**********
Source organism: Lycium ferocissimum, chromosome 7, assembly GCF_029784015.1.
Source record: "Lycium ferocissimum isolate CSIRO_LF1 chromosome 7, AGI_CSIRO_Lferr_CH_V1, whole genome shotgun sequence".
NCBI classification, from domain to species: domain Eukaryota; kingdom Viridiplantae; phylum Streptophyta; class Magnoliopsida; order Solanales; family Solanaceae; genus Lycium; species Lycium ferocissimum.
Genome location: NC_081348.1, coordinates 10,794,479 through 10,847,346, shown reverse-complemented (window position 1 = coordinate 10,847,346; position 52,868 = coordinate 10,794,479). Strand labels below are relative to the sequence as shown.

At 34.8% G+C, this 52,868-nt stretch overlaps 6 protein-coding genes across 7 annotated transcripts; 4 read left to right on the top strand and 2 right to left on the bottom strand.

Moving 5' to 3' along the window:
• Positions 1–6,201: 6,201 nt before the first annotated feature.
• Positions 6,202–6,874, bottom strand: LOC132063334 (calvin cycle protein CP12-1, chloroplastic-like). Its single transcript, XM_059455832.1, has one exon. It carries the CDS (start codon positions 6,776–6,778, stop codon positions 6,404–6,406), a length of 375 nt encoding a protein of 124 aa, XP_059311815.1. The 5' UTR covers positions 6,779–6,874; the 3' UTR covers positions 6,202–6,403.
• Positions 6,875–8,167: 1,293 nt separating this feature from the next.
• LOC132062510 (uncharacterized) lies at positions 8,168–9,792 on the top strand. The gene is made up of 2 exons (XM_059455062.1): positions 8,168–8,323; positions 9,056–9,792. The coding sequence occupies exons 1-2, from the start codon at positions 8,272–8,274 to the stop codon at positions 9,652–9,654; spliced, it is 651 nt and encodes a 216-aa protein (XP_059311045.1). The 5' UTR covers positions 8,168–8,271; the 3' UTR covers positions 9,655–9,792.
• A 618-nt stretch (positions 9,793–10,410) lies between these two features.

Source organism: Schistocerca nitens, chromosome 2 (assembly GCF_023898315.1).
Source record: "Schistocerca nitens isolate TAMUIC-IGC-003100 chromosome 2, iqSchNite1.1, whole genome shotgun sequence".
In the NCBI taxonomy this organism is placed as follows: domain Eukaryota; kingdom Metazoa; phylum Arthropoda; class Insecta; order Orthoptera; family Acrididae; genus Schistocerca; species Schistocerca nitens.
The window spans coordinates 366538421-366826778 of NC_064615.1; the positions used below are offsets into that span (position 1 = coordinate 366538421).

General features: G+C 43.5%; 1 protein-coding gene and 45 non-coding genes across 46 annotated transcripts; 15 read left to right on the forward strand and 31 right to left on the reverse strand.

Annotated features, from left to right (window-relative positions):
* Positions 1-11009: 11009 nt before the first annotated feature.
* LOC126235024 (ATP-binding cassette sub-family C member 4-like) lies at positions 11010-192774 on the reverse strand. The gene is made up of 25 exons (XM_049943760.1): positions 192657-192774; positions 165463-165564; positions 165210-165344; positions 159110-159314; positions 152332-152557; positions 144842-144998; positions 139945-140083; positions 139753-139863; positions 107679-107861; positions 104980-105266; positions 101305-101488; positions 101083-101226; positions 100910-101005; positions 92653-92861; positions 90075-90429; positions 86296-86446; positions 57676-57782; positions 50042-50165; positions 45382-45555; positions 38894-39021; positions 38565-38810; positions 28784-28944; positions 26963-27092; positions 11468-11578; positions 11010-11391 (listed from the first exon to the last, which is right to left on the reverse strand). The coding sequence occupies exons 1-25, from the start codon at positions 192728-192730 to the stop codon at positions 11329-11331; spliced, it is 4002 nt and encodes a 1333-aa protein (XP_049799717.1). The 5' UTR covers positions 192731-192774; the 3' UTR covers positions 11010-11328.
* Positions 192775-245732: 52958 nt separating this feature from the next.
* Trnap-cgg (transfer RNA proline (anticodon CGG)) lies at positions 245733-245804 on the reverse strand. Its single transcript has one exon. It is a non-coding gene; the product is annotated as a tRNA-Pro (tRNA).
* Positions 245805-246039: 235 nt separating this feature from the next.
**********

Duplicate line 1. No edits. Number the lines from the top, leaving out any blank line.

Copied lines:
Source organism: Lycium ferocissimum, chromosome 7, assembly GCF_029784015.1.